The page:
These authors contributed equally to this work.
Redundant functions of phospholipases D1 and D2 in platelet α-granule release
Version of Record online: 30 OCT 2012
© 2012 International Society on Thrombosis and Haemostasis
Journal of Thrombosis and Haemostasis
Volume 10, Issue 11, pages 2361–2372, November 2012
How to Cite
THIELMANN, I., STEGNER, D., KRAFT, P., HAGEDORN, I., KROHNE, G., KLEINSCHNITZ, C., STOLL, G. and NIESWANDT, B. (2012), Redundant functions of phospholipases D1 and D2 in platelet α-granule release. Journal of Thrombosis and Haemostasis, 10: 2361–2372. doi: 10.1111/j.1538-7836.2012.04924.x
- Issue online: 30 OCT 2012
- Version of Record online: 30 OCT 2012
- Accepted manuscript online: 13 SEP 2012 11:15AM EST
- Received 16 May 2012, accepted 31 August 2012
- phospholipase D;
Summary. Background: Platelet activation and aggregation are crucial for primary hemostasis, but can also result in occlusive thrombus formation. Agonist-induced platelet activation involves different signaling pathways leading to the activation of phospholipases, which produce second messengers. The role of phospholipase C (PLC) in platelet activation is well established, but less is known about the relevance of phospholipase D (PLD) .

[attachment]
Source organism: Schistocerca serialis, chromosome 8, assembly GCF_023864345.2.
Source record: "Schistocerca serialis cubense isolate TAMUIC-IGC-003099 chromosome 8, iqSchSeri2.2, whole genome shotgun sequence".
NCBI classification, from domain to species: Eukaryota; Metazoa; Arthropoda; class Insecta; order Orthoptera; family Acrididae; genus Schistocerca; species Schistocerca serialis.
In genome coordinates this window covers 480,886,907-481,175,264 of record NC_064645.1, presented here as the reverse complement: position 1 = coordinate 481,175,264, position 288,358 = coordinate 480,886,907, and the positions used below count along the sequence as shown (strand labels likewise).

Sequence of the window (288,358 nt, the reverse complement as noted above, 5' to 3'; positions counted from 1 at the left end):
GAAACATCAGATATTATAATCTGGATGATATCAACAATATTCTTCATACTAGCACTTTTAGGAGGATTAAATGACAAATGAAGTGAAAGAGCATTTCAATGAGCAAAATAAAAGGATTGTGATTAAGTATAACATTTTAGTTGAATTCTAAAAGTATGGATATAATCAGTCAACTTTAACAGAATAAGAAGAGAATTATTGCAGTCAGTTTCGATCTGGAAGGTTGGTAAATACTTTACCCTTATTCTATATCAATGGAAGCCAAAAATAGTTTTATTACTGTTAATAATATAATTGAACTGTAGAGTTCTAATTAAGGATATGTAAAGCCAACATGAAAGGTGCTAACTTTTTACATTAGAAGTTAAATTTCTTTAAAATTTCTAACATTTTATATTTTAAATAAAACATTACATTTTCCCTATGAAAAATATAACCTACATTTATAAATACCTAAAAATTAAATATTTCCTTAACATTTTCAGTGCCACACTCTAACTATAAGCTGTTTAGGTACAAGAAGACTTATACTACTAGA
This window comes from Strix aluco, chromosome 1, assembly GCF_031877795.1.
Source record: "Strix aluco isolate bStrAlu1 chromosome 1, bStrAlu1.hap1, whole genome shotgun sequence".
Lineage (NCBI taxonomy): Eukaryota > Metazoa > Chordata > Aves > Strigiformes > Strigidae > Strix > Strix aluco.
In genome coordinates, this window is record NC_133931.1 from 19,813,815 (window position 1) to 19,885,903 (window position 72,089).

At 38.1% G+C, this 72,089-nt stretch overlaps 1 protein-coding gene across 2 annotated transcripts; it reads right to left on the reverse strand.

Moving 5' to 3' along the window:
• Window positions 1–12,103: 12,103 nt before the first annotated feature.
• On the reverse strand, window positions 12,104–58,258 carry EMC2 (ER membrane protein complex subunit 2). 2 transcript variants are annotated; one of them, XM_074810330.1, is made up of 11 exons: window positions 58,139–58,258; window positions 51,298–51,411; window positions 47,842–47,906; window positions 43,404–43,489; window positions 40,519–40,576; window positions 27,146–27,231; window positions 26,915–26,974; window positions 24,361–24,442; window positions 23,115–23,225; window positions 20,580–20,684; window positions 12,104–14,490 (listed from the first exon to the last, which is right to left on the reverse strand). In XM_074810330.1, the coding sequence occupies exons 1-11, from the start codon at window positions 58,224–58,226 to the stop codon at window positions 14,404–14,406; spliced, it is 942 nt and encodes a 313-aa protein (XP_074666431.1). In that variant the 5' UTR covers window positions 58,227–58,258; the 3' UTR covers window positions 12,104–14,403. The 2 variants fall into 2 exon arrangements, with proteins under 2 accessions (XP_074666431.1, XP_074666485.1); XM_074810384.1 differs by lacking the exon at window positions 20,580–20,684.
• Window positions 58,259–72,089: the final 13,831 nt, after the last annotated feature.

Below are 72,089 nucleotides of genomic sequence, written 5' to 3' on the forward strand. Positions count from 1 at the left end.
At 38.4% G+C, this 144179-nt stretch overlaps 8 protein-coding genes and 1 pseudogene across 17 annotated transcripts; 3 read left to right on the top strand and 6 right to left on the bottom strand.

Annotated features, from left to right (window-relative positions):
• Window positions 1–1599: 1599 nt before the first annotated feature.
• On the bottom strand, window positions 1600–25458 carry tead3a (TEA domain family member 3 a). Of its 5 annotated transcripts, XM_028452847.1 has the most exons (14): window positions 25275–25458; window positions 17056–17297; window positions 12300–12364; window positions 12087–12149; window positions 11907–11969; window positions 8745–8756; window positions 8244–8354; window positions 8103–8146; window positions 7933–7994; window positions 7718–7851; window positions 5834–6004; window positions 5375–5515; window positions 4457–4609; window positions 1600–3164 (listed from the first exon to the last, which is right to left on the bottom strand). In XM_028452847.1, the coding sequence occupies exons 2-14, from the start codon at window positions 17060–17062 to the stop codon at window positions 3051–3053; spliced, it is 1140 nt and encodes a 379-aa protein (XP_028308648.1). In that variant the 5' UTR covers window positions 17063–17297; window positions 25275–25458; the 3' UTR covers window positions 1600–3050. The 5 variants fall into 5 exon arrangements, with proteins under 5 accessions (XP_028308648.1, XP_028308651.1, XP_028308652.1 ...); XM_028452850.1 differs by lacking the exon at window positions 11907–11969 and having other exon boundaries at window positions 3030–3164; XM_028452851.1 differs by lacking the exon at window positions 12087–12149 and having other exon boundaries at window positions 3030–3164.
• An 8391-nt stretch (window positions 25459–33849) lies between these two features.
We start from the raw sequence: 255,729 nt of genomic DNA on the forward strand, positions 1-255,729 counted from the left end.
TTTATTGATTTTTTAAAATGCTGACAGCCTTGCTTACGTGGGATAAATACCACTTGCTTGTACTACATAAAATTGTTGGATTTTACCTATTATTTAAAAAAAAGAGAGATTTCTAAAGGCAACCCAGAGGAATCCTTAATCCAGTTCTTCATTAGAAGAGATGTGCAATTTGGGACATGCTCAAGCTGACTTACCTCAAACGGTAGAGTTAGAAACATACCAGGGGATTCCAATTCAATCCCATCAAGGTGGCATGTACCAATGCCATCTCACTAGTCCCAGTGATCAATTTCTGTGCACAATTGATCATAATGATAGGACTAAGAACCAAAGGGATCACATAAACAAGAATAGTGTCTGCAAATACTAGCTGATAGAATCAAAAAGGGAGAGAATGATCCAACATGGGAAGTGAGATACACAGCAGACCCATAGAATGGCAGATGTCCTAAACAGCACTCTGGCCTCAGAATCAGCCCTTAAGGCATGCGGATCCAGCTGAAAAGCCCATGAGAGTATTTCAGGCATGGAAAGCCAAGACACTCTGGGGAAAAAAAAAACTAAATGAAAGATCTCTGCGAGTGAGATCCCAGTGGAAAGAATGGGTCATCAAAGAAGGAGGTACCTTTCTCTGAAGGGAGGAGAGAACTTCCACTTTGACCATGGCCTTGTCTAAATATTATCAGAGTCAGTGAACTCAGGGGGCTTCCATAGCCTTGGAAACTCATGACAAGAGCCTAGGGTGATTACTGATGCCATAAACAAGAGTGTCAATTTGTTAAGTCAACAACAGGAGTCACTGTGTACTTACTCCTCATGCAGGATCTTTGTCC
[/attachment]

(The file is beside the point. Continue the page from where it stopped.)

Objective and methods: The aim of this study was to determine a potential function of PLD2 in platelet physiology. Thus, we investigated the function of PLD2 in platelet signaling and thrombus formation, by generating mice lacking PLD2 or both PLD1 and PLD2. Adhesion, activation and aggregation of PLD-deficient platelets were analyzed in vitro and in vivo.
Results: Whereas the absence of PLD2 resulted in reduced PLD activity in platelets, it had no detectable effect on the function of the cells in vitro and in vivo. However, the combined deficiency of both PLD isoforms resulted in defective α-granule release and protection in a model of FeCl3-induced arteriolar thrombosis, effects that were not observed in mice lacking only one PLD isoform.
Conclusion: These results reveal redundant roles of PLD1 and PLD2 in platelet α-granule secretion, and indicate that this may be relevant for pathologic thrombus formation.